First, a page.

Looks like the thing most near and dear to people’s concern these days next to the need for clean air and open government is the idea of suing the government. Your correspondent Mr. Wellington Ramos (Amandala, Friday, December 2) made it his third option in the list of actions he saw as necessary to enable the Garifuna people “… to learn how to speak, write, read and write [their] language…”
That’s a long drawn-out process, costly for sure, and with no guarantee as to what the outcome will be. Nor is there any likelihood that the target beneficiaries, the Garinagu themselves, will abide well another government mandate. There’s a quicker, more certain successful path to the cultural eminence he has in mind: let the home become the incubator as opposed to the classroom; the one begins at birth; the other sometime later when the child has already begun its experiment with some other linguistic forms of communication. Here’s how it’s done:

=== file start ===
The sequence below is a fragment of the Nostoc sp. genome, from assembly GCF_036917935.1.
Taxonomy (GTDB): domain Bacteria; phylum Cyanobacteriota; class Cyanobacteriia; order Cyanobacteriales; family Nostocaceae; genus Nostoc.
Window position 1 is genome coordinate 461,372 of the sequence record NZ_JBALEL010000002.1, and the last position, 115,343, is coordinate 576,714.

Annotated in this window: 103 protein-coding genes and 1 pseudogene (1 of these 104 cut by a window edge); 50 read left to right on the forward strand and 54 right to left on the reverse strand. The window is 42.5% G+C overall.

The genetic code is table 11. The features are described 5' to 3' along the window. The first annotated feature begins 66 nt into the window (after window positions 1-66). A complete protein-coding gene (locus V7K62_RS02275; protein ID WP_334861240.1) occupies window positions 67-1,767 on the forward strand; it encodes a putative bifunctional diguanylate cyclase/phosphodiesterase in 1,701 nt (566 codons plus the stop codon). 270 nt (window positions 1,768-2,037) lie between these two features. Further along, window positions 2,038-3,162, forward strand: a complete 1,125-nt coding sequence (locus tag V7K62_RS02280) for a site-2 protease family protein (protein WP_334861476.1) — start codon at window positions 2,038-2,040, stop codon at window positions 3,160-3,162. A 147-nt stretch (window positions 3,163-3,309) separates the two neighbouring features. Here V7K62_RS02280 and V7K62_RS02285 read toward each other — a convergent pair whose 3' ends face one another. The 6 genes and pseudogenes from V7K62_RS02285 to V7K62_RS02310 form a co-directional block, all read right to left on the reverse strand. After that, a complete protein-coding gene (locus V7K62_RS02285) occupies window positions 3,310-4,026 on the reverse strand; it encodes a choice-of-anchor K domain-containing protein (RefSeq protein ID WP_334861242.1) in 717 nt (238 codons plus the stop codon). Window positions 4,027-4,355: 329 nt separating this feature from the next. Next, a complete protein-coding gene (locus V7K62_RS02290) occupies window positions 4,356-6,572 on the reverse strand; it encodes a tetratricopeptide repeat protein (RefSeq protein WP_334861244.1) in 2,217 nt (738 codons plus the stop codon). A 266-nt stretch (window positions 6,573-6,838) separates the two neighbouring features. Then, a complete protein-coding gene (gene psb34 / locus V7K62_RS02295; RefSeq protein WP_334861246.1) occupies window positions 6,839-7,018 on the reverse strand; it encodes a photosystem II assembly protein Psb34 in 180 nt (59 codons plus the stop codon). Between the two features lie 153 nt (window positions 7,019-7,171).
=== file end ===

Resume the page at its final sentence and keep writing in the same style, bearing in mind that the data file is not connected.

We lived beside a Hispanic family in Oklahoma City (an English-speaking community). The parents absolutely allowed no other language to be spoken in their home but Spanish, and they only went to Spanish-speaking churches. The English the children learned was learned at school, the supermarket and the park. No, they would not leave the golden opportunity of bringing up the child in the cultural way before they entered an indifferent and ephemeral school system.
Nor can the Garinagu or any other ethnic group here in Belize seeking language parity take the easy way out of what has to remain a family affair.